By Mark Bell | November 25, 2011

The Blue Spruce has a very David Lynch-ian vibe; things are definitely “off” here at the bar. Between the coat-check with a penchant for honking a bike horn and the two creepy barkeeps with the weird smirks, I probably would’ve changed my mind and wandered somewhere else for a drink. Still, our Patrick Stimpson (Spyro Arvanitis) isn’t there for the aesthetics; he’s got a fortune he needs telling, and Darcell (Elizabeth Neale) is the lady in the backroom with the answers he seeks… whether he wants them or not.

As a testament to a style committed to and then followed through on competently, The Blue Spruce doesn’t disappoint. As I mentioned above, its vibe is just a little “off”; just enough of a horizon-jiggle to make you wonder if you’re dizzy or not. This never really gets comfortable, for the characters onscreen or for you the viewer, and that’s the point. Or at least I think it is.

I didn’t necessarily understand the ending, but I’m willing to accept that as a failure on my part as the audience as opposed to the filmmakers’ ability to convey their message. I know that how it ends means something, I just haven’t decided on what that is yet. I’m sure for some it’ll be extremely obvious, and perhaps the filmmakers are giggling at my inability to grasp it, but I can’t pretend otherwise.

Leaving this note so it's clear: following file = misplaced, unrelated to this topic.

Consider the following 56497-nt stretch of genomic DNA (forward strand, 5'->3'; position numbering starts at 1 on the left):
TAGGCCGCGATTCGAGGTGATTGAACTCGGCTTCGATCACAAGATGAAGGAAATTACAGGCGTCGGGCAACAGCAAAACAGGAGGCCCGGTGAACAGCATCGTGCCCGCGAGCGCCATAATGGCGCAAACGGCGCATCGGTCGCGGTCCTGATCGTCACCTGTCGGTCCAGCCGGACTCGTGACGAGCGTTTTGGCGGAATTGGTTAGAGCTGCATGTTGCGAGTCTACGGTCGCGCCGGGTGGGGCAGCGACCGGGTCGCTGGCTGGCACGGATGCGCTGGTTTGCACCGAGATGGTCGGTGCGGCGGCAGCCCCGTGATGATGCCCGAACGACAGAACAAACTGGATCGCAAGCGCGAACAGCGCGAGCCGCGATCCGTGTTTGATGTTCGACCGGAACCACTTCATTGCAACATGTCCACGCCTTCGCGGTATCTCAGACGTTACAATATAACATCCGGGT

Films like The Blue Spruce are actually quite difficult to review, because so much of the reaction to the film is based on feel. If you were to take an arbitrary checklist of the necessary characteristics to make a quality short film, this hits on everything from look, performance, sound… and yet that unease that permeates throughout also holds me back from higher praise. I can’t necessarily explain or understand it, either, and I both welcome and applaud being challenged in such a fashion.

Maybe it has something to do with the fact that the vibe may’ve stuck with me long after the film ended, but the details of the story didn’t. Then again, that actually works within the framework of the film’s narrative. So perhaps we’ll try this: The Blue Spruce is a stylistic experience that is as vaguely unsettling as it is forgettable, and that’s a compliment.

This film was submitted for review through our Submission for Review system. If you have a film you’d like us to see, and we aren’t already looking into it on our own, you too can utilize this service.

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